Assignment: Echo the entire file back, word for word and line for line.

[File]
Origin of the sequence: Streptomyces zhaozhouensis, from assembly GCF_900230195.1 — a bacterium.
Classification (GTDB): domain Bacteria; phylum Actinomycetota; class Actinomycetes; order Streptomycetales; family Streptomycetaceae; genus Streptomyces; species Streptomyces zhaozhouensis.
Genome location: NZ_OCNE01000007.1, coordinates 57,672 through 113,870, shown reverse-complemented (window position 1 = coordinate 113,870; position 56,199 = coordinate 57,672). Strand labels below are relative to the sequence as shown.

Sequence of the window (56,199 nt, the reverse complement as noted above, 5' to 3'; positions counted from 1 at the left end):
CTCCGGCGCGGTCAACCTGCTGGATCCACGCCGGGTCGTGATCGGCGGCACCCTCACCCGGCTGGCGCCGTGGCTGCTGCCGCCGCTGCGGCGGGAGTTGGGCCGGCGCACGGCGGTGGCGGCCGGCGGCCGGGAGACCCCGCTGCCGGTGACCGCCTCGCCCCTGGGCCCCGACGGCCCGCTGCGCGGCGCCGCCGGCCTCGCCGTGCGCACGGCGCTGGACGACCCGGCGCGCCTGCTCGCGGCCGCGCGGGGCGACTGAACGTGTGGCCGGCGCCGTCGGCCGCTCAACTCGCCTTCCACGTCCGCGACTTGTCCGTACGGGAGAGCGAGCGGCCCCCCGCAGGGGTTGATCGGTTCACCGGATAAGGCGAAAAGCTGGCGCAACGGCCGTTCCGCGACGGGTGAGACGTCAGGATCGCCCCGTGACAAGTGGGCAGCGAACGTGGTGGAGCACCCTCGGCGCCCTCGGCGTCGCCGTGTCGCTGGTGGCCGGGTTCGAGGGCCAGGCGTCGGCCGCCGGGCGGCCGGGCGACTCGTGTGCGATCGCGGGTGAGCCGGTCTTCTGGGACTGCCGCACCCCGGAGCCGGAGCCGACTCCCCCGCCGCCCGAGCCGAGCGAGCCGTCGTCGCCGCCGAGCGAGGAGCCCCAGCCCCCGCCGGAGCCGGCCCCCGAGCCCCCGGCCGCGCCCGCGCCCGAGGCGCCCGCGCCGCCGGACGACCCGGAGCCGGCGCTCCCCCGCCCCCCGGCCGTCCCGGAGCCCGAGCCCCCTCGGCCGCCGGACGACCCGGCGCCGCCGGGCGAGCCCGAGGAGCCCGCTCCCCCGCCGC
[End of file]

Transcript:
Origin of the sequence: Streptomyces zhaozhouensis, from assembly GCF_900230195.1 — a bacterium.
Classification (GTDB): domain Bacteria; phylum Actinomycetota; class Actinomycetes; order Streptomycetales; family Streptomycetaceae; genus Streptomyces; species Streptomyces zhaozhouensis.
Genome location: NZ_OCNE01000007.1, coordinates 57,672 through 113,870, shown reverse-complemented (window position 1 = coordinate 113,870; position 56,199 = coordinate 57,672). Strand labels below are relative to the sequence as shown.

Sequence of the window (56,199 nt, the reverse complement as noted above, 5' to 3'; positions counted from 1 at the left end):
CTCCGGCGCGGTCAACCTGCTGGATCCACGCCGGGTCGTGATCGGCGGCACCCTCACCCGGCTGGCGCCGTGGCTGCTGCCGCCGCTGCGGCGGGAGTTGGGCCGGCGCACGGCGGTGGCGGCCGGCGGCCGGGAGACCCCGCTGCCGGTGACCGCCTCGCCCCTGGGCCCCGACGGCCCGCTGCGCGGCGCCGCCGGCCTCGCCGTGCGCACGGCGCTGGACGACCCGGCGCGCCTGCTCGCGGCCGCGCGGGGCGACTGAACGTGTGGCCGGCGCCGTCGGCCGCTCAACTCGCCTTCCACGTCCGCGACTTGTCCGTACGGGAGAGCGAGCGGCCCCCCGCAGGGGTTGATCGGTTCACCGGATAAGGCGAAAAGCTGGCGCAACGGCCGTTCCGCGACGGGTGAGACGTCAGGATCGCCCCGTGACAAGTGGGCAGCGAACGTGGTGGAGCACCCTCGGCGCCCTCGGCGTCGCCGTGTCGCTGGTGGCCGGGTTCGAGGGCCAGGCGTCGGCCGCCGGGCGGCCGGGCGACTCGTGTGCGATCGCGGGTGAGCCGGTCTTCTGGGACTGCCGCACCCCGGAGCCGGAGCCGACTCCCCCGCCGCCCGAGCCGAGCGAGCCGTCGTCGCCGCCGAGCGAGGAGCCCCAGCCCCCGCCGGAGCCGGCCCCCGAGCCCCCGGCCGCGCCCGCGCCCGAGGCGCCCGCGCCGCCGGACGACCCGGAGCCGGCGCTCCCCCGCCCCCCGGCCGTCCCGGAGCCCGAGCCCCCTCGGCCGCCGGACGACCCGGCGCCGCCGGGCGAGCCCGAGGAGCCCGCTCCCCCGCCGC